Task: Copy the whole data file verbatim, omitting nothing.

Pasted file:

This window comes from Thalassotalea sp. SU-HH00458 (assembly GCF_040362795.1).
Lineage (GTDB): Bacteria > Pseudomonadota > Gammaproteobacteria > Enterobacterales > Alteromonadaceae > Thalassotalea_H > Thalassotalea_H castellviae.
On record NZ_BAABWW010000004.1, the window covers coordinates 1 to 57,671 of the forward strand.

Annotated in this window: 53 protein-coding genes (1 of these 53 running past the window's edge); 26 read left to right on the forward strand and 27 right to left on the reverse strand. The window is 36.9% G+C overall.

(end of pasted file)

This window comes from Thalassotalea sp. SU-HH00458 (assembly GCF_040362795.1).
Lineage (GTDB): Bacteria > Pseudomonadota > Gammaproteobacteria > Enterobacterales > Alteromonadaceae > Thalassotalea_H > Thalassotalea_H castellviae.
On record NZ_BAABWW010000004.1, the window covers coordinates 1 to 57,671 of the forward strand.

Annotated in this window: 53 protein-coding genes (1 of these 53 running past the window's edge); 26 read left to right on the forward strand and 27 right to left on the reverse strand. The window is 36.9% G+C overall.